House of Commons Hansard #138 of the 40th Parliament, 3rd Session. (The original version is on Parliament's site.) The word of the day was senate.

Topics

Pensions
Oral Questions

2:50 p.m.

NDP

Wayne Marston Hamilton East—Stoney Creek, ON

Mr. Speaker, it is well-known that over 300,000 Canadian seniors are living in poverty.

The guaranteed income supplement was supposed to prevent this and ensure a dignified retirement for all Canadians. It is simply no longer doing the job. New Democrats are proposing that the GIS be increased by $700 million. That would lift all seniors out of poverty.

Will the Conservative government include this practical, doable idea in its upcoming budget, yes or no?

Pensions
Oral Questions

2:50 p.m.

Souris—Moose Mountain
Saskatchewan

Conservative

Ed Komarnicki Parliamentary Secretary to the Minister of Human Resources and Skills Development and to the Minister of Labour

Mr. Speaker, we have taken a number of initiatives to ensure seniors have the help they need when they need it. We will continue to look at ways to improve the situation for seniors.

We have raised the GIS on two separate occasions. We have provided for income-splitting. We have increased the age credit a number of times.

We would ask the NDP members to support us when we put initiatives forward that are of benefit to the senior citizens of this country.

Forestry Industry
Oral Questions

2:50 p.m.

Bloc

Robert Bouchard Chicoutimi—Le Fjord, QC

Mr. Speaker, the Conservatives refuse to admit that the victims of the forestry crisis are still piling up. After the closures of the sawmills in Saint-Fulgence and Petit-Saguenay, Scierie Gauthier is now under the protection of the Companies' Creditors Arrangement Act. Without a real assistance plan, other paper mills and sawmills will have to shut down.

Why does the government still refuse to create an assistance plan for the forestry industry, which would help save many jobs?

Forestry Industry
Oral Questions

2:50 p.m.

Roberval—Lac-Saint-Jean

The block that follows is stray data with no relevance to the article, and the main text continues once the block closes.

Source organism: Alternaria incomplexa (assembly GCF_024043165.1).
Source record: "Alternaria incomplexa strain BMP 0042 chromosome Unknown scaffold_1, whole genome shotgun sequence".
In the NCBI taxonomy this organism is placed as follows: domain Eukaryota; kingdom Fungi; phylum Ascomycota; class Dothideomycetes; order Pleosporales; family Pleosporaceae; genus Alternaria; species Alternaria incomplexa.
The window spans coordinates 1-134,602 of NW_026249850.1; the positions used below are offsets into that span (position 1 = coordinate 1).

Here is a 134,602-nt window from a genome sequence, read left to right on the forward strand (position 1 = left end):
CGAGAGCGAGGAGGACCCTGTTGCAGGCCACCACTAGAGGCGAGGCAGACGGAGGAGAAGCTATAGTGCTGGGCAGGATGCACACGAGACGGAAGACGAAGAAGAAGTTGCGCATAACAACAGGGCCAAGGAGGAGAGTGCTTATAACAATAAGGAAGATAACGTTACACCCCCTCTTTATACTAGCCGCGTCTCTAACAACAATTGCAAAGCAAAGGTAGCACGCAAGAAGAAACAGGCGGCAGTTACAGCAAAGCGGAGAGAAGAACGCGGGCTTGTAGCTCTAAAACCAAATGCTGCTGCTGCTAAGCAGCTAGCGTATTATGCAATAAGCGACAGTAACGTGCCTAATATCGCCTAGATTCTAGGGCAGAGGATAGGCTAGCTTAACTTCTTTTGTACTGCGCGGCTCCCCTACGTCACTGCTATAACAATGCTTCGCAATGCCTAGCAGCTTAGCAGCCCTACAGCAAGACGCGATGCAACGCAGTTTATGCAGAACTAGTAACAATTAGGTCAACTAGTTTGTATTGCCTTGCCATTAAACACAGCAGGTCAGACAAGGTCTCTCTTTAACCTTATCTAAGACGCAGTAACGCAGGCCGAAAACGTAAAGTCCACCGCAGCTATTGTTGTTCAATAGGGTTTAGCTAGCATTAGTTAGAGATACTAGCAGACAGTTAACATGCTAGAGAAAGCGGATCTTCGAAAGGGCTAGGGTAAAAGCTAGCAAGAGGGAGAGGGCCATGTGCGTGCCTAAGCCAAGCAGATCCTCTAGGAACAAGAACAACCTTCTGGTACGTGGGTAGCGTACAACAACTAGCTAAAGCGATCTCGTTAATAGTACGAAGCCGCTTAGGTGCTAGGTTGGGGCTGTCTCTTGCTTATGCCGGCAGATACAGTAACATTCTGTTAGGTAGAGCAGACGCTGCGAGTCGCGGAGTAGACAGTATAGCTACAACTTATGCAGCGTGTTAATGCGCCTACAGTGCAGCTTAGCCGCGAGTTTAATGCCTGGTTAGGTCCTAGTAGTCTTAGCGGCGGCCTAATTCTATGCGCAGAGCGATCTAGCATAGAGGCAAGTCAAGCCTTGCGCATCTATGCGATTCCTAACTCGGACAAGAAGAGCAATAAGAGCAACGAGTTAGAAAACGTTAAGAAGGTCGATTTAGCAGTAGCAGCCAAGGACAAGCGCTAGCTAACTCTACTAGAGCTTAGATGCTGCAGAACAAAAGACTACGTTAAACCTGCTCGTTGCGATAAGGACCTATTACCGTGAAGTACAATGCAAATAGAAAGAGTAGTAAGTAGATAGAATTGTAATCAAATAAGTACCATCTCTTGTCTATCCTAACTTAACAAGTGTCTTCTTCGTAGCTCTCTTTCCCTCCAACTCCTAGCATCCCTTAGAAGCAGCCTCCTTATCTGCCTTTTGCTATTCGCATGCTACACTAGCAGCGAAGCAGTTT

Québec

Conservative

Denis Lebel Minister of State (Economic Development Agency of Canada for the Regions of Quebec)

Mr. Speaker, I will quote the CEO of Scierie Gauthier, “In the current context of residential construction, forestry work is scarce because of the market.” Even in his own region, people are saying that. If there is someone who does not get it, it is this member. Just yesterday, with the ministers of the Government of Quebec, I announced an additional $8 million for silviculture. That is now $240 million for silviculture.

Forestry Industry
Oral Questions

2:50 p.m.

Bloc

Robert Bouchard Chicoutimi—Le Fjord, QC

Mr. Speaker, the reality is that the automotive industry in Ontario received $10 billion and Quebec forestry workers received a few crumbs. We need a real stimulus plan for the forestry industry. It would include better access to cash, industrial research support, investments in alternative fuels and better support for communities and workers.

Why do the ministers from Saguenay—Lac-Saint-Jean refuse to fight along with us to ensure that these measures are included in the upcoming budget?

Forestry Industry
Oral Questions

2:50 p.m.

Roberval—Lac-Saint-Jean
Québec

Conservative

Denis Lebel Minister of State (Economic Development Agency of Canada for the Regions of Quebec)

Mr. Speaker, fortunately we are fighting on the government side. While we are in power, they whine and get no results.

He is comparing apples to oranges. In case he is not aware, we are partners in the automotive industry, and in the forestry industry we are competing with the United States. It is as simple as that. We are examining the issues with the automotive industry. We know very well that we signed an excellent agreement—which the Liberals neglected for six years—to sell our lumber to the Americans and we will continue to do so. We do support the forestry industry.

Fisheries and Oceans
Oral Questions

2:50 p.m.

Liberal

Rodger Cuzner Cape Breton—Canso, NS

Mr. Speaker, all Canadians are aware of the devastating impact of the collapse of the Atlantic cod fishery, but since the end of the moratorium more than 1,000 fishermen from southern Newfoundland have worked to rebuild the cod stock in area 3PS. However, the stock remains in a critical state.

Last week, DFO announced it would be postponing the annual March 1 conservation closure needed to protect the spawning cod because a few private companies did not catch their quotas. This flies in the face of science and places an entire stock at risk.